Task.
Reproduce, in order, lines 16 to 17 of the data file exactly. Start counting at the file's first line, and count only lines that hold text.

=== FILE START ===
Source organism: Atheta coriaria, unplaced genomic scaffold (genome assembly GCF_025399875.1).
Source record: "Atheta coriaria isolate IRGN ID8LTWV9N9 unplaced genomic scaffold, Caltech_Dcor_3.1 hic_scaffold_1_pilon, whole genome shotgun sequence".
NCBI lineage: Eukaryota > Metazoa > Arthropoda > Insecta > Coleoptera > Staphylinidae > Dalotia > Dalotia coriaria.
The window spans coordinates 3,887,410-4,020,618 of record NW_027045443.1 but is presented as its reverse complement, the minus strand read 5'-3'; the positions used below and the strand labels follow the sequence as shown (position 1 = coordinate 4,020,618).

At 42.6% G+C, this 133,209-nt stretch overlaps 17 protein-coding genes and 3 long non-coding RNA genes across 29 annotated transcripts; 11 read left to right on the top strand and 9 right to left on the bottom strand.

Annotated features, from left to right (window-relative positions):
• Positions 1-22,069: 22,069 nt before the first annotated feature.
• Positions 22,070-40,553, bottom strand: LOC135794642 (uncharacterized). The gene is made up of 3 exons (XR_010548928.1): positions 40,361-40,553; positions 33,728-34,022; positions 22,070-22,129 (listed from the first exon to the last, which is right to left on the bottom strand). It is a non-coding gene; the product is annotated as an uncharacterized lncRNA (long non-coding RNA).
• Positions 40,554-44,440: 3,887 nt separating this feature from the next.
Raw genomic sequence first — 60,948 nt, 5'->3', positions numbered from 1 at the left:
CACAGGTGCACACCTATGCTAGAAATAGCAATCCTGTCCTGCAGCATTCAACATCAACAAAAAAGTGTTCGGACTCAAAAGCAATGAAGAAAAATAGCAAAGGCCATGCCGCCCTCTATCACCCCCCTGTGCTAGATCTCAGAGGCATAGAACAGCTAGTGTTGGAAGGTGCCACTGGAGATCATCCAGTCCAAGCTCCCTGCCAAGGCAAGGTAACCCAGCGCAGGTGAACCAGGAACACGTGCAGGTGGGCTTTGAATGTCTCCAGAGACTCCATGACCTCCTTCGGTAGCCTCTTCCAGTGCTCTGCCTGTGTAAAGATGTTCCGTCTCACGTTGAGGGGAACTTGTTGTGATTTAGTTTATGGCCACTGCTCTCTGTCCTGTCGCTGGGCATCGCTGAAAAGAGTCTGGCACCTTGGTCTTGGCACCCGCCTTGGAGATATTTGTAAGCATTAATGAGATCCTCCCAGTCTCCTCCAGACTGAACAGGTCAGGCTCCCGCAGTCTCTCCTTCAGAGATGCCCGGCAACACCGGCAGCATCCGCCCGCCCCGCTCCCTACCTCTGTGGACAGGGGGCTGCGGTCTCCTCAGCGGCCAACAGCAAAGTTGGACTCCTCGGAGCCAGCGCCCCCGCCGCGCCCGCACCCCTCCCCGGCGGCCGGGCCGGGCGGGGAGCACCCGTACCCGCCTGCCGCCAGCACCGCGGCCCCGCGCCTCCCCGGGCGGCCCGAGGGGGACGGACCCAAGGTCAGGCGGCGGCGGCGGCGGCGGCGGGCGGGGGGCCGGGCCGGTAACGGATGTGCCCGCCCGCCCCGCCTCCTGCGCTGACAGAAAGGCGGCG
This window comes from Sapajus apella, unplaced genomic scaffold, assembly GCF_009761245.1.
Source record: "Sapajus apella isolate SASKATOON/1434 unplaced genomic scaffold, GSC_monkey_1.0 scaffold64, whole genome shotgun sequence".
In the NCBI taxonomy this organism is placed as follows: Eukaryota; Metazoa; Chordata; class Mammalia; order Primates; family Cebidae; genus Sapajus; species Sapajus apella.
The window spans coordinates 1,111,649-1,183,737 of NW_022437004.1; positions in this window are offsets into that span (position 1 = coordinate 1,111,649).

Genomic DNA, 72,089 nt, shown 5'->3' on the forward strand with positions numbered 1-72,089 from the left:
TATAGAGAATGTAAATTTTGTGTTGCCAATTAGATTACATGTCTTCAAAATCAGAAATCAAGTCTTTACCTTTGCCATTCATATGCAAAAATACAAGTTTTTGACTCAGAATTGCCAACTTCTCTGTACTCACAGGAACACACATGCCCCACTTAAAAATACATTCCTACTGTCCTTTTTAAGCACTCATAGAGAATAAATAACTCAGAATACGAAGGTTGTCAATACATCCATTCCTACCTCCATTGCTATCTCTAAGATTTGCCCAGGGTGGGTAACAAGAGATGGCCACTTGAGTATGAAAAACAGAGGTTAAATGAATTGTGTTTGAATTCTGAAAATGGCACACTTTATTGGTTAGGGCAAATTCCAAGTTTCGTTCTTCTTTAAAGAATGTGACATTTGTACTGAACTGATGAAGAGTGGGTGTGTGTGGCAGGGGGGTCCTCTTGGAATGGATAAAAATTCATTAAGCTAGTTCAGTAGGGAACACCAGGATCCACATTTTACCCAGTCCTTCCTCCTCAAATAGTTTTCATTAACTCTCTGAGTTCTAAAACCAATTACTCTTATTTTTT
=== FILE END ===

Genomic DNA, 72,089 nt, shown 5'->3' on the forward strand with positions numbered 1-72,089 from the left:
TATAGAGAATGTAAATTTTGTGTTGCCAATTAGATTACATGTCTTCAAAATCAGAAATCAAGTCTTTACCTTTGCCATTCATATGCAAAAATACAAGTTTTTGACTCAGAATTGCCAACTTCTCTGTACTCACAGGAACACACATGCCCCACTTAAAAATACATTCCTACTGTCCTTTTTAAGCACTCATAGAGAATAAATAACTCAGAATACGAAGGTTGTCAATACATCCATTCCTACCTCCATTGCTATCTCTAAGATTTGCCCAGGGTGGGTAACAAGAGATGGCCACTTGAGTATGAAAAACAGAGGTTAAATGAATTGTGTTTGAATTCTGAAAATGGCACACTTTATTGGTTAGGGCAAATTCCAAGTTTCGTTCTTCTTTAAAGAATGTGACATTTGTACTGAACTGATGAAGAGTGGGTGTGTGTGGCAGGGGGGTCCTCTTGGAATGGATAAAAATTCATTAAGCTAGTTCAGTAGGGAACACCAGGATCCACATTTTACCCAGTCCTTCCTCCTCAAATAGTTTTCATTAACTCTCTGAGTTCTAAAACCAATTACTCTTATTTTTT